Winchester Man Sentenced on Tax Charges
James Bowers Johnson To Serve 48 Months
LYNCHBURG, VIRGINIA -- A Winchester man who willfully failed to file personal tax returns for three years and attempted to obstruct the administration of the Internal Revenue Code, was sentenced this morning in the United States District Court for the Western District of Virginia.
Following a jury trial in January 2013, James Bowers Johnson, 47, of Winchester, Va., was found guilty of one count of obstructing the Internal Revenue Service and three counts of willfully failing to file personal tax returns.
“All Americans must pay their fair share of federal taxes - something that Mr. Johnson intentionally chose not to do,” United States Attorney Timothy J. Heaphy said today. “Instead of abiding by the law and paying his taxes. Mr. Johnson hid income from the IRS and clogged the tax adjudication system with frivolous lawsuits and court filings. Today’s sentence demonstrates our commitment to holding tax cheats accountable and obtaining these much-needed funds from criminals who attempt to evade their legal obligation.”
Today in District Court, Johnson was sentenced to 48 months in Federal prison. In addition, Honorable Judge Norman K. Moon added 30 days of additional incarceration to the end of Johnson’s sentence after finding the defendant in contempt due to his behavior during today’s hearing.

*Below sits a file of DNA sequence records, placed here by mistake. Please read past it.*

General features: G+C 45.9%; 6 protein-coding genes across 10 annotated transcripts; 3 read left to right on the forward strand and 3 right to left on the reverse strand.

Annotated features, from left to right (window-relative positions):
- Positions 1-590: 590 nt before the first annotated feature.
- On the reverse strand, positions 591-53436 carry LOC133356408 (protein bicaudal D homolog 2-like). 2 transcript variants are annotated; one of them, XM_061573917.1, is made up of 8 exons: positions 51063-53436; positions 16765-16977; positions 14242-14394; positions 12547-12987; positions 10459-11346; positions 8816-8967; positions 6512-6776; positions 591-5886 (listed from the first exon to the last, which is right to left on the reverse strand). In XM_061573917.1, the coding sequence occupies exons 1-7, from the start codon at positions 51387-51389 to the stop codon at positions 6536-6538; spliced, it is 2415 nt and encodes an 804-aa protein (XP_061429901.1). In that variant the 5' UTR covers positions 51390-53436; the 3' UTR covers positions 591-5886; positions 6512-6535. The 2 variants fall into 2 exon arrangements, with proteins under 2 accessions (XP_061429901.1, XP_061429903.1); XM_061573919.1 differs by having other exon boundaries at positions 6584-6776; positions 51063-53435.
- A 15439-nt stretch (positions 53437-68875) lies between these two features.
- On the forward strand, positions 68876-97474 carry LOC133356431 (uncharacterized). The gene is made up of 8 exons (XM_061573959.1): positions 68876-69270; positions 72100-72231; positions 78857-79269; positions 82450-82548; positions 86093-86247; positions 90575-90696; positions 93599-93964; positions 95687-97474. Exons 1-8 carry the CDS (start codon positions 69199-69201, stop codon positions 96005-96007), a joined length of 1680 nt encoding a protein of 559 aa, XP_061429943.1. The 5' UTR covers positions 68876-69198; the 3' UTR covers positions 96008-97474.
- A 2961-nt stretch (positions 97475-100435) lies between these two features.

Based on evidence presented at trial by Assistant United States Attorney C. Patrick Hogeboom III, the jury found that Johnson, who was self-employed, hid his gross income, derived from the sale of prepaid telephone cards, rental receipts and capital gains, from the Internal Revenue Service in a number of ways. He requested that customers place payments in a variety of nominee entities he controlled, used money orders or cash and concealed his owners of assets by placing assets, including his residence, and bank accounts in the names of limited liability companies, foundations, companies, corporations and domestic and foreign trusts. Between 1999 and 2007, Johnson attempted to conceal more than $1.4 million in income.
In addition, the jury found that Johnson, despite earning $160,000 in income in 2005, $385,000 in income in 2006 and $123,000 in income in 2007, willfully failed to file a tax return in any of those years.
The investigation of the case was conducted by the Internal Revenue Service Criminal Investigation. Assistant United States Attorney C. Patrick Hogeboom III prosecuted the case for the United States.